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Future Challenges | South Africa |

South Africa International Migration in South Africa

Future Challenges

Jan-Berent Schmidt

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South Africa has attracted immigrants since colonial times. For a long time, the country's migration policy was managed along racist selection criteria. This approach was abandoned only after the end of Apartheid. Yet, Xenophobia, to date, is a huge social problem and one of the major challenges the country's future migration policy has to face.

A women flees from ongoing xenophobia clashes in Johannesburg 2008: The widespread xenophobia is a result of the political failures and socio-economic injustices of the post-Apartheid-era. (© picture-alliance/dpa)

Skilled Labor Migration and Cooperation with the Member States of the South African Development Community (SADC)

One of the main future challenges for migration policy in South Africa will be the emigration of highly skilled labor. The causes for this emigration arise primarily from dissatisfaction with the social and economic situation in this country. This clearly underlines the necessity of improving the economic and societal development of South Africa. This is one of the intended aims of easing the free movement of people within the SADC-region. First steps were introduced in 2005 with the Protocol on the Facilitation of Movement of Persons. This is part of an SADC-initiative to develop and introduce strategies which lower the hurdles for the cross-border mobility of goods and labor between the states in the region. This would make it easier for people residing in the region to work in other member states and move there permanently. Until now, however, only South Africa has ratified the Protocol. It is believed that easing the movement of labor would strengthen the migration processes and economic interdependencies between South Africa and the other SADC-states. However, this could potentially lead to new conflicts, for instance when South Africa’s neighboring countries become weakened by the emigration of their own skilled labor.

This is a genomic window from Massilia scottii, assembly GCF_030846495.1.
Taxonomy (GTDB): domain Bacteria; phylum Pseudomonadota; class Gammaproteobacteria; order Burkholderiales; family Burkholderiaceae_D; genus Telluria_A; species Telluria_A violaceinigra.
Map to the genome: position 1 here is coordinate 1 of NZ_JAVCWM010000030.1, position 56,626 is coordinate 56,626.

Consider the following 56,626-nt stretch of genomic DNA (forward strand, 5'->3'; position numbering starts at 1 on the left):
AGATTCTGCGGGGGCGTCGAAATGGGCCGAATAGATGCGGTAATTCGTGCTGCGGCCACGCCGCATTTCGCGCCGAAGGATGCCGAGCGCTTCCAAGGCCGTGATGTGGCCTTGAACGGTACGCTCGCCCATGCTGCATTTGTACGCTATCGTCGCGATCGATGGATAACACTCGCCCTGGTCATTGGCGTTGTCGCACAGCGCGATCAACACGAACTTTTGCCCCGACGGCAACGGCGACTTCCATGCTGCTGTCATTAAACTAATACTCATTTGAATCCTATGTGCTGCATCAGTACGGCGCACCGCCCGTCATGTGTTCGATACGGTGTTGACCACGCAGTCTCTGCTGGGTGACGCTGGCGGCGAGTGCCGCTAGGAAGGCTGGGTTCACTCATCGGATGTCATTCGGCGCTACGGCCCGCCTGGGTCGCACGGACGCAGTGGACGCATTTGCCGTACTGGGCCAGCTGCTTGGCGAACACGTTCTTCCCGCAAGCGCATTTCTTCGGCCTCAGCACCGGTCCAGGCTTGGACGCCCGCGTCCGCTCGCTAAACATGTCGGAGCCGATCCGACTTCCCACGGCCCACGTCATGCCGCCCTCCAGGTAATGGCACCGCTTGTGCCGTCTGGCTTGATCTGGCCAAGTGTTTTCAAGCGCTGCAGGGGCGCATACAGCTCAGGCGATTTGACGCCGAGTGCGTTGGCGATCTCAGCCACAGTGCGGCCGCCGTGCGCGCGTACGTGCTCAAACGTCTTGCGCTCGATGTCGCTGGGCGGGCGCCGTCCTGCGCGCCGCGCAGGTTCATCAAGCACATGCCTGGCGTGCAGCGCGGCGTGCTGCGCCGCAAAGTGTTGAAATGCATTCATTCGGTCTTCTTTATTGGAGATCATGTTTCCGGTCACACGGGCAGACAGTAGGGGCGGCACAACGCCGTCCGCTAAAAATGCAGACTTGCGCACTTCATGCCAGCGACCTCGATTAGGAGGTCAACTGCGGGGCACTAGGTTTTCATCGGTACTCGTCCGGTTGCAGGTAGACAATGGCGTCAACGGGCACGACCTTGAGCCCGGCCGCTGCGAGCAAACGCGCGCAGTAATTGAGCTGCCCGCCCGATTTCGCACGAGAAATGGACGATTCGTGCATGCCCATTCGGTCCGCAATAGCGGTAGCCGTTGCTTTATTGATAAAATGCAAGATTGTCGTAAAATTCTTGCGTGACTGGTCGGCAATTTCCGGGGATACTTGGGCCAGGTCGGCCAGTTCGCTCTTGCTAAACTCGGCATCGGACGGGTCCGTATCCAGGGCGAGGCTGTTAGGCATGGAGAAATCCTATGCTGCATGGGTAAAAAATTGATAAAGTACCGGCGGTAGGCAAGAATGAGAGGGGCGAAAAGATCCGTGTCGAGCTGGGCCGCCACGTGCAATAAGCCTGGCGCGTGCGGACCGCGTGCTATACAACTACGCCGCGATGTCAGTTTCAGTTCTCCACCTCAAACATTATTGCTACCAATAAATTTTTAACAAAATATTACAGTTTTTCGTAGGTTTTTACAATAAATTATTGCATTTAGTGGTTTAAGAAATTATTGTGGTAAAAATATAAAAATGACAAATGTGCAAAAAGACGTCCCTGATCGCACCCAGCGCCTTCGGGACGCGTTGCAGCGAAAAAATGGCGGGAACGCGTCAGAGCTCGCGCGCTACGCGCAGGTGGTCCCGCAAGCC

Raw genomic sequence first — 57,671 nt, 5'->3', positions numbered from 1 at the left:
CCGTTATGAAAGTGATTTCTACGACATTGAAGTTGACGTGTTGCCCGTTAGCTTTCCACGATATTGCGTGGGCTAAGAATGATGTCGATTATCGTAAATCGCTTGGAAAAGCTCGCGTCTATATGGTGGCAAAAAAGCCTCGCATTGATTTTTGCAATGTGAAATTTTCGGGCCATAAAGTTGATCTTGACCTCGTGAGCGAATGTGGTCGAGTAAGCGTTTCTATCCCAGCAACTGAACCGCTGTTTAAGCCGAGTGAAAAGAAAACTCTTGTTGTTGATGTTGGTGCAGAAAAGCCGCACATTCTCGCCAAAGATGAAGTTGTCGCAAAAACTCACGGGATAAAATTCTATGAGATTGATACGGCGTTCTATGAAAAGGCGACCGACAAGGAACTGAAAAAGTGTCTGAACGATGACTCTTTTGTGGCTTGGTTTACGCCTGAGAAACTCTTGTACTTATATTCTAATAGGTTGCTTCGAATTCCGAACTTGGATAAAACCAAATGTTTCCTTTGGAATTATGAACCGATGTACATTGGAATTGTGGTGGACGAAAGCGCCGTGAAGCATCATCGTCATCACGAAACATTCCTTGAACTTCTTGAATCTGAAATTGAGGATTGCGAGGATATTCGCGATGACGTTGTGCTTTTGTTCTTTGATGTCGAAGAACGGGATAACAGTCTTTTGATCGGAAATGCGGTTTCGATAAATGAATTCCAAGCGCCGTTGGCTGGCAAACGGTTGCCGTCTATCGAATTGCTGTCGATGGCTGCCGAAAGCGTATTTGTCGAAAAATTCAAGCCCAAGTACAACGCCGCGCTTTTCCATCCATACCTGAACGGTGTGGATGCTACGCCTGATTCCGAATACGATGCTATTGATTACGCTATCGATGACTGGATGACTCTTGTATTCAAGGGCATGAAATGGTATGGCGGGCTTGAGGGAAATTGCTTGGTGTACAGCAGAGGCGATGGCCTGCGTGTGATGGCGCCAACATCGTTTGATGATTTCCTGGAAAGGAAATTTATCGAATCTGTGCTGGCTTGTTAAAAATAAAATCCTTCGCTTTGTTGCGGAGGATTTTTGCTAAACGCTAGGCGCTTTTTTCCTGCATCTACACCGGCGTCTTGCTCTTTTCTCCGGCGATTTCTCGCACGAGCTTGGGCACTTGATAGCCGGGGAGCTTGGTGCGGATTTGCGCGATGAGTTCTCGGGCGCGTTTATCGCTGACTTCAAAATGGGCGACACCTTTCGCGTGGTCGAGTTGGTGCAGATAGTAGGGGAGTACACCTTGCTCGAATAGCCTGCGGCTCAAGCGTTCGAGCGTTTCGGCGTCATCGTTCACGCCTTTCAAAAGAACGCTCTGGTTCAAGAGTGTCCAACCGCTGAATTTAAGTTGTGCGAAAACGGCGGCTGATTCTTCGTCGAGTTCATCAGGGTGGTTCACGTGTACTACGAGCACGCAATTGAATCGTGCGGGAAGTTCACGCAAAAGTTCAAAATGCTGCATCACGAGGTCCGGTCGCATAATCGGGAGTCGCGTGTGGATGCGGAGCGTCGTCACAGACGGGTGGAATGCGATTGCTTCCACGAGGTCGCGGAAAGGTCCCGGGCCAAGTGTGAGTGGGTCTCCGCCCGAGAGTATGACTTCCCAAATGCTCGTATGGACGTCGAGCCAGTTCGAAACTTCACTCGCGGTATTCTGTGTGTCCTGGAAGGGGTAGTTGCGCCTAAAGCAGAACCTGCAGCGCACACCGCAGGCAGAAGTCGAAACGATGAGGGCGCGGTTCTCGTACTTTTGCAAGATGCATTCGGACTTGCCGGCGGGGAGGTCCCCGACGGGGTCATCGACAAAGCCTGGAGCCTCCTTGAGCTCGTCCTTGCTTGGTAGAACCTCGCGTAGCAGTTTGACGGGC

The Orientation of Migration Policy and Xenophobia

South Africa’s migration policy continues to be shaped by its very restrictive basic understanding of migration. However, not only the shortage of skilled labor in this country demonstrates the clear necessity to open up politically. Migration policy must also put more consideration into the economic development and social inequality in South Africa. At the same time, it is important to take into account the effects of immigration upon the countries sending migrants, especially the neighboring countries. Furthermore, there need to be efforts to change the image of migrants, so they are no longer seen as a threat. It is also essential to combat xenophobia in the South African population. The widespread xenophobia is a result of the political failures and socio-economic injustices of the post-Apartheid-era.

Integration, the Asylum System, Data Availability

Migration movements, which in South Africa also constitute processes of urbanization, bring about great challenges especially for the local authorities who have to deal with them. Some communities have already recognized that migration can be an important factor for their economic development. However, there is still no coherent strategy at the national level to socially integrate migrants, whether they are internal migrants or international immigrants.

The asylum system also needs to be reformed. Until now the State's position toward asylum-seekers has been ambivalent. On the one hand South Africa is obligated to fulfill international human rights agreements. On the other hand, refugees and asylum-seekers are granted no or limited rights in this respect. Migration policy has also failed to ensure the collection of data on migration movements in, out of, and to South Africa. Statistics are often lacking, out-of-date, or contradictory, which makes a clear overview of the developments in this area more difficult.

This text is part of the Interner Link: country profile South Africa.



  1. Pendleton et al. (2007).

  2. SADC (2014); Crush/Dodson (2007); Arnold (2012); Segatti (2011a).

  3. Crush (2008); Crush et al. (2005).

  4. Landau et al. (2011b).

  5. Also this country profile has to contend with this faulty statistical base. The data available was often no more current than the data presented here.


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Jan-Berent Schmidt is member of staff of the Research Network Osnabrück and enrolled in the master's program "Economic and Social Geography" at the University of Osnabrück, Germany.
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